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Theory-of-mind in adolescents and young adults with Alström syndrome
Linköping University, The Swedish Institute for Disability Research. Örebro University; Örebro University Hospital, Sweden. (Linnaeus Centre HEAD)
Linköping University, The Swedish Institute for Disability Research. Örebro University; Örebro University Hospital, Sweden. (Linnaeus Centre HEAD)
Jackson laboratory, Bar Harbor, ME, USA.
Linköping University, Department of Behavioural Sciences and Learning, Psychology. Linköping University, Faculty of Arts and Sciences. Linköping University, The Swedish Institute for Disability Research. (Linnaeus Centre HEAD)
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2014 (English)In: International Journal of Pediatric Otorhinolaryngology, ISSN 0165-5876, E-ISSN 1872-8464, Vol. 78, no 3, 530-536 p.Article in journal (Refereed) Published
Abstract [en]

OBJECTIVE:

The study focuses on theory-of-mind in adolescents and young adults with Alström syndrome (ALMS). ALMS, an autosomal recessive syndrome causes juvenile blindness, sensorineural hearing loss, cardiomyopathy, endocrinological disorders and metabolic dysfunction. Theory-of-mind (ToM) refers to the ability to impute mental states to one self and to others. Clinical observations have revealed an increased occurrence of deviances in mental state understanding in ALMS. In the present study ToM will be examined and related to working memory (WM), verbal ability and sensory loss.

METHODS:

Twelve young individuals (16-37 years) with ALMS and 24 nondisabled individuals matched on age, gender and educational level participated. ToM was assessed by means of a multiple task that taxes the ability to understand thoughts and feelings of story characters'. WM was examined by means of a reading span task and verbal ability by means of a vocabulary test.

RESULTS:

The ALMS group performed at significantly lower levels in ToM tasks and displayed a higher variability in performance than the control group. Individuals with ALMS and a relatively poor level performance provided fewer correct mental state inferences in ToM tasks than ALMS individuals with relatively higher performance levels. ALMS individuals with relatively high performance levels made as many correct inferences in ToM tasks as the control group, but their inferences were more often incomplete. Vocabulary skills and educational level, but not WM-capacity predicted ToM performance. Degree of deafblindness did not have an impact on ToM. Age of onset of visual loss but not hearing loss related to ToM.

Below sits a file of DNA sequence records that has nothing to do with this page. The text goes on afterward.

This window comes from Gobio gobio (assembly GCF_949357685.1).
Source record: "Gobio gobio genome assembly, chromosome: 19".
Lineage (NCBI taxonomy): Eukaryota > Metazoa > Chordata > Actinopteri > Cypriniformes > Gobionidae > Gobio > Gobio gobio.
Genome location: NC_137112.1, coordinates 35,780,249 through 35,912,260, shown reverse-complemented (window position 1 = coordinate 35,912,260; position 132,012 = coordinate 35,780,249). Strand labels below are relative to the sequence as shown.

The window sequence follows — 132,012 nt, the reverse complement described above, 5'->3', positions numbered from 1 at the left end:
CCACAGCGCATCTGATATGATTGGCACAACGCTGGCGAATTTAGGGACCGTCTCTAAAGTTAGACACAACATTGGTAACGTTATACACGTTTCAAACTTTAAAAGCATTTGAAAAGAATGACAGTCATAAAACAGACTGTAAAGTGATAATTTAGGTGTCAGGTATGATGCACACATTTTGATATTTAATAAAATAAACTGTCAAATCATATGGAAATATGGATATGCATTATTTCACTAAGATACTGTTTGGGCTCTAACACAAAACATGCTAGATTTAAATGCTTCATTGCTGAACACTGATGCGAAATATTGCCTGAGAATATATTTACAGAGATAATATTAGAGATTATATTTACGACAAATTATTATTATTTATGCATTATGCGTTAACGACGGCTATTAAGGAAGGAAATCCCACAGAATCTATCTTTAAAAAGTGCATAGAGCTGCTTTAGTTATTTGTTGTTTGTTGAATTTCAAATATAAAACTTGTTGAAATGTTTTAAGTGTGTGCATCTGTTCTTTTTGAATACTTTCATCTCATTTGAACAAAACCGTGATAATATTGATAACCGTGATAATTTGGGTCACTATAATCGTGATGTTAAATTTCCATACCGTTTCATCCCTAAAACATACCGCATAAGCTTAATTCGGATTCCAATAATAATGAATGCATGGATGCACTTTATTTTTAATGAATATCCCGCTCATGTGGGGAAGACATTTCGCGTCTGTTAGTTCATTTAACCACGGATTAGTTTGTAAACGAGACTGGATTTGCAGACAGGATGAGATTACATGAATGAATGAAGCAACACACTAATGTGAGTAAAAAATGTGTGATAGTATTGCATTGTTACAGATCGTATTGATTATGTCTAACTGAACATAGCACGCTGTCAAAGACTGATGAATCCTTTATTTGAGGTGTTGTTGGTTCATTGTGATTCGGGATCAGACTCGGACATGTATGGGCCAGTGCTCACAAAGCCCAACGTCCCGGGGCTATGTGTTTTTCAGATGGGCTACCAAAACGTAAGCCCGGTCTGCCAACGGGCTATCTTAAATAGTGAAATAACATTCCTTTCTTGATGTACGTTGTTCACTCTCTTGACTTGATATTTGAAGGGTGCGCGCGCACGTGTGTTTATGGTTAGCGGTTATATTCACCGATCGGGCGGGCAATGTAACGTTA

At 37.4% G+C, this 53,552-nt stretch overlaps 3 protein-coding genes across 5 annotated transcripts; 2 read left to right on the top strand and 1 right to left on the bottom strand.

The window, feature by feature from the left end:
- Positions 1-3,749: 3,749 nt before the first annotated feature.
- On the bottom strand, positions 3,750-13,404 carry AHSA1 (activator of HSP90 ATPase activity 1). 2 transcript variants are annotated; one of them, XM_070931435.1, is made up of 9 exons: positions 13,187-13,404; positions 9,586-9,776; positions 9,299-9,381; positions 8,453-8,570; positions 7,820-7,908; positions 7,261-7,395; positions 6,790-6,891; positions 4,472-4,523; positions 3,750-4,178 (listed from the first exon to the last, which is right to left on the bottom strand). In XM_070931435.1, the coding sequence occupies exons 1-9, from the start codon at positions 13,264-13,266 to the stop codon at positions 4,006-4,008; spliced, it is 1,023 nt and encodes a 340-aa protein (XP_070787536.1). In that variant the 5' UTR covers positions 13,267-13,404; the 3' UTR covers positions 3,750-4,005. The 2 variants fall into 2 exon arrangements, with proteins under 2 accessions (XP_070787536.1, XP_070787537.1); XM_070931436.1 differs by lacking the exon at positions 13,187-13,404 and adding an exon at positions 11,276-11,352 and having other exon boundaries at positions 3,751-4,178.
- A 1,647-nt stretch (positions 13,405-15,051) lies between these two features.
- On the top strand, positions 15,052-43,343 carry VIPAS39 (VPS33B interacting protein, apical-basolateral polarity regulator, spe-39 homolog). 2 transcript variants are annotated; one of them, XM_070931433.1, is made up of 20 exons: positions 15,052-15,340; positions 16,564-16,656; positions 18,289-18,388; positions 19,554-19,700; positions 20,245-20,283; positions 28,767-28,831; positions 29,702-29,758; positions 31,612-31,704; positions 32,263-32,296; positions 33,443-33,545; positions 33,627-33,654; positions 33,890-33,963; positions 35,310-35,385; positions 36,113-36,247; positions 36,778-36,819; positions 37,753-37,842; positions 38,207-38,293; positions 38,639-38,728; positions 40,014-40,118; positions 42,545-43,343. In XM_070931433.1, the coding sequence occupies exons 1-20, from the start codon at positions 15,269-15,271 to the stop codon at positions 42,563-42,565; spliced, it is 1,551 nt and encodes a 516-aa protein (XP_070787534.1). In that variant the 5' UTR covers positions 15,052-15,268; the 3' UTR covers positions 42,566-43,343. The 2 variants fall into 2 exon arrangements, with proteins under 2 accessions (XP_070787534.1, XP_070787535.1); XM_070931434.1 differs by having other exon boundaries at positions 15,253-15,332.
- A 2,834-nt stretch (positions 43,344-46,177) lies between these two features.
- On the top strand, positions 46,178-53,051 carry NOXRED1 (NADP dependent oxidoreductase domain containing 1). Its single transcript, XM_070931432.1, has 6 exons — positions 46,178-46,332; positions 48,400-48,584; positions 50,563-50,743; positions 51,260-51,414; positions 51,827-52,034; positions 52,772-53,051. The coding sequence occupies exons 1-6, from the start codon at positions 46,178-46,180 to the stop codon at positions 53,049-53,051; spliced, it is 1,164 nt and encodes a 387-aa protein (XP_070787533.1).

CONCLUSIONS:

The individuals with ALMS display a high degree of heterogeneity in terms of ToM, where some individuals reached performance levels comparable to nondisabled individuals. The results are discussed with respect to how cognitive and verbal abilities and factors related to the disability affect ToM.

Place, publisher, year, edition, pages
Elsevier, 2014. Vol. 78, no 3, 530-536 p.
Keyword [en]
Alström syndrome (ALMS); Deafblindness; Dual sensory loss; Theory-of-mind; Verbal ability; Working memory
National Category
Social Sciences
Identifiers
URN: urn:nbn:se:liu:diva-106871DOI: 10.1016/j.ijporl.2013.12.038ISI: 000334394400026Scopus ID: 2-s2.0-84893729756OAI: oai:DiVA.org:liu-106871DiVA: diva2:720086
Available from: 2014-05-28 Created: 2014-05-23 Last updated: 2017-12-05Bibliographically approved

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Frölander, Hans ErikSundqvist, AnettLyxell, Björn

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Frölander, Hans ErikSundqvist, AnettLyxell, Björn
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The Swedish Institute for Disability ResearchPsychologyFaculty of Arts and SciencesDisability ResearchDepartment of Otorhinolaryngology in Linköping
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International Journal of Pediatric Otorhinolaryngology
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